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Fresh physics Nobelist Schmidt: climate orthodoxy made science less prestigious

When the 2011 physics Nobel prize for supernovae and the cosmological constant was announced, some TRF readers were scared for a second because they thought that one of the winners was Gavin Schmidt, a notorious professional climate fearmonger.

One day later, we are given some tangible evidence that Brian Schmidt is a different person than Gavin Schmidt. ;-)

Having won a rather well-known award, the Australian astrophysicist and winemaker decided that he can finally say 50% of what he thinks about the climate debate – and what many of his colleagues who haven't won the prize (and a ticket to freedom of speech) think as well:

Climate debate diminished standing of science in some quarters: Nobel Prize winner
The climate change debate has diminished the standing of science in some people’s minds, the Nobel prize-winning astrophysicist said today, calling for lawmakers to ensure public policy was informed by evidence-based science.




He talked about uncertainties – even when it comes to the acceleration of the Universe's expansion – but you won't find "sharply skeptical" sentences in his monologue. I am afraid that he will have to win one more Nobel prize to gain the freedom to say such things. ;-) In an interview for Australia's ABC,
Winemaker wins Nobel Prize,
he said the following about climate change:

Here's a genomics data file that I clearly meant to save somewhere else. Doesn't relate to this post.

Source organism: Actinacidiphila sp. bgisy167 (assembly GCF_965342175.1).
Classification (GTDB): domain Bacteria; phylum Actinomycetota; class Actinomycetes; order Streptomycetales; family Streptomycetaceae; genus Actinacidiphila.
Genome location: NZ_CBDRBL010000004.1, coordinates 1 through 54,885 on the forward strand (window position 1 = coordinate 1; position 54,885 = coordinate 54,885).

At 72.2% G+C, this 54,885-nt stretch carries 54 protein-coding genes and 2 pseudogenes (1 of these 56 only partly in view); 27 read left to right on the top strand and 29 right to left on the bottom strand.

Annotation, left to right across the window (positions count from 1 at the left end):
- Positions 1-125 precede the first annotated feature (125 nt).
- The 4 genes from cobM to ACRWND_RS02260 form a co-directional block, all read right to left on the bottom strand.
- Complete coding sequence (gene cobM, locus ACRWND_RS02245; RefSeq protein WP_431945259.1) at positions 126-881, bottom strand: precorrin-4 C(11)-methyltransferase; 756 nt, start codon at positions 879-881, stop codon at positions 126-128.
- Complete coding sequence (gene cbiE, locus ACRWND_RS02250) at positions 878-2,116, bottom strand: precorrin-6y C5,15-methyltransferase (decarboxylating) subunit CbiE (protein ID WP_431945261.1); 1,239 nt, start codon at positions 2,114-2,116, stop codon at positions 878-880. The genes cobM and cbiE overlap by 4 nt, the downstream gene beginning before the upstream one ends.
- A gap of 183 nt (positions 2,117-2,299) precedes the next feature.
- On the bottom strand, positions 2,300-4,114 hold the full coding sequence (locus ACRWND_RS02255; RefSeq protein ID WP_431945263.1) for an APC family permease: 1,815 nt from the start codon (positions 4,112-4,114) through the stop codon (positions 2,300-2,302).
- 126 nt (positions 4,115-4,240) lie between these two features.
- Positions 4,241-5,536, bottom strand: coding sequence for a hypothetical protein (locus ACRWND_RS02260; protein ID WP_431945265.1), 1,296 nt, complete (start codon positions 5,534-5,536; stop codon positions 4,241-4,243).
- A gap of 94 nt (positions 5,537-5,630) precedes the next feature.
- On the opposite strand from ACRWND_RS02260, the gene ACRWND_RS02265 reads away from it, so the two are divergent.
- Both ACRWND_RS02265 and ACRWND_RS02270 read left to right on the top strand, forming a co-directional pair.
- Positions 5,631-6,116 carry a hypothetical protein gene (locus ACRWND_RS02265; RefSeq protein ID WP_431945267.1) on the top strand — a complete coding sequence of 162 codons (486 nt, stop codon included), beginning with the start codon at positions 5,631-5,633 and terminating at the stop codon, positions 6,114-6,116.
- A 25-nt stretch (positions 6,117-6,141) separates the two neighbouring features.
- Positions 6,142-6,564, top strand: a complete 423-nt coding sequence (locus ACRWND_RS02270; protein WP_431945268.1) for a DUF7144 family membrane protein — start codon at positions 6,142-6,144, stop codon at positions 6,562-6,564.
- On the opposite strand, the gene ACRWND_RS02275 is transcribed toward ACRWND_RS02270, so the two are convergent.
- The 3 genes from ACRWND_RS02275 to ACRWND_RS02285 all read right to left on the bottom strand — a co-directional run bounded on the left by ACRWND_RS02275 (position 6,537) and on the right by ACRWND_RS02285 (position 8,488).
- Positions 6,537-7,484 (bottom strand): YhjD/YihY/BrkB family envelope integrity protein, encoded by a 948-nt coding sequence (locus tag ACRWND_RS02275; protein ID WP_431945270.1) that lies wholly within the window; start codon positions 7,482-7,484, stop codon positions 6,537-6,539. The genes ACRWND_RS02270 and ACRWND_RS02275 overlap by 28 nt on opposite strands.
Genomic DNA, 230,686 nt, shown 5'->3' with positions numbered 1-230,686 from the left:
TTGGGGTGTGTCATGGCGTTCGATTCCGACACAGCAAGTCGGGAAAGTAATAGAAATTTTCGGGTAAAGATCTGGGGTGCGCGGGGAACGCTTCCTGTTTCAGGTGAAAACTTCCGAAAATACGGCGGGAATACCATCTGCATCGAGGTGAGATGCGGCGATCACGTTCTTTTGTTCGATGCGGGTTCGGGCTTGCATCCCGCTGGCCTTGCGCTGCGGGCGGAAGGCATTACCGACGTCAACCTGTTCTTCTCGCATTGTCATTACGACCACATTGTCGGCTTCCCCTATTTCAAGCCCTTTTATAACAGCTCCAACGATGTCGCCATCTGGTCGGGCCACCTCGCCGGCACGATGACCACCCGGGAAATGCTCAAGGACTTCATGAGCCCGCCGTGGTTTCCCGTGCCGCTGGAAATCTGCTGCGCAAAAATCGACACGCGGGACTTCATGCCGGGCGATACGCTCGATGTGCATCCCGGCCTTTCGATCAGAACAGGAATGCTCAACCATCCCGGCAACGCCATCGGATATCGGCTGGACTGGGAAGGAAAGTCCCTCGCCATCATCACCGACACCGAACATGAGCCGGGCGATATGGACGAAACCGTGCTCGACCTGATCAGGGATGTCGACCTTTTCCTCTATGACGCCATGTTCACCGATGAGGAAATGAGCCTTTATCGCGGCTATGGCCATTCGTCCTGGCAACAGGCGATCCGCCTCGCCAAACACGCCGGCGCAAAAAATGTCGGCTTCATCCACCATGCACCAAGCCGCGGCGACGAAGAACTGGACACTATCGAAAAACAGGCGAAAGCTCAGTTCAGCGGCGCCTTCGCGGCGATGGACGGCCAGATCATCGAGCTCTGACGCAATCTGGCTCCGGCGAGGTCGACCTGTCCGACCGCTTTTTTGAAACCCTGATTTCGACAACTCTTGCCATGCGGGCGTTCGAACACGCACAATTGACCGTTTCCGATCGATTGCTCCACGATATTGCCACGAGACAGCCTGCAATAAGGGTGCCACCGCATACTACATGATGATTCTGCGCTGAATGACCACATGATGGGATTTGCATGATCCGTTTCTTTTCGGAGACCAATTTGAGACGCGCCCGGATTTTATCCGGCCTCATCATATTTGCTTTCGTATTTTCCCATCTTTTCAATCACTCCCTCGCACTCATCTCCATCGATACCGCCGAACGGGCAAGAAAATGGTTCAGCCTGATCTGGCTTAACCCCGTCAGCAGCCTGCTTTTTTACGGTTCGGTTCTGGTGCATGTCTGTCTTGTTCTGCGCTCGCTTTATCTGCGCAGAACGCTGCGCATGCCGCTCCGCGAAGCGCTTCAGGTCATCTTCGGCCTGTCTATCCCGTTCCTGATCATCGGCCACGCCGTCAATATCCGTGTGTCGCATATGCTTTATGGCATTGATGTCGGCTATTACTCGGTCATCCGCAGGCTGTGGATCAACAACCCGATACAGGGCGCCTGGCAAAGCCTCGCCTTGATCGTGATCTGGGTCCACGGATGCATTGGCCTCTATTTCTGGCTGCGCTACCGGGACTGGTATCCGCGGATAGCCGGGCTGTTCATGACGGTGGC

LEIGH SALES: How have you viewed the climate change debate and the way science has been politicised around that?

BRIAN SCHMIDT: Well, I think it's kind of unfortunate how we've been mixing the science and the politics, and I think we can look at science to blame for that and we can look at the politicians to blame. I think it's a lot of problems there that can be shared across. From my perspective, I really want to see science ask the hard questions: is the science right, how can we improve, what are the uncertainties, what do we know? And have that within a scientific forum. And then we need to... science is never absolute, there's never absolutely an answer. Everything we do always has uncertainties. But on the policy side, I think it's really important for the politicians and the policymakers to look what the scientists come up as a consensus. So, I offer up the Australian Academy of Science, who's gone through and tried to summarise where we are in the climate change science debate, and I think that's a very good document that the Academy of Science has put out. I think the politicians and policymakers need to reflect on that and make sensible policy based on that.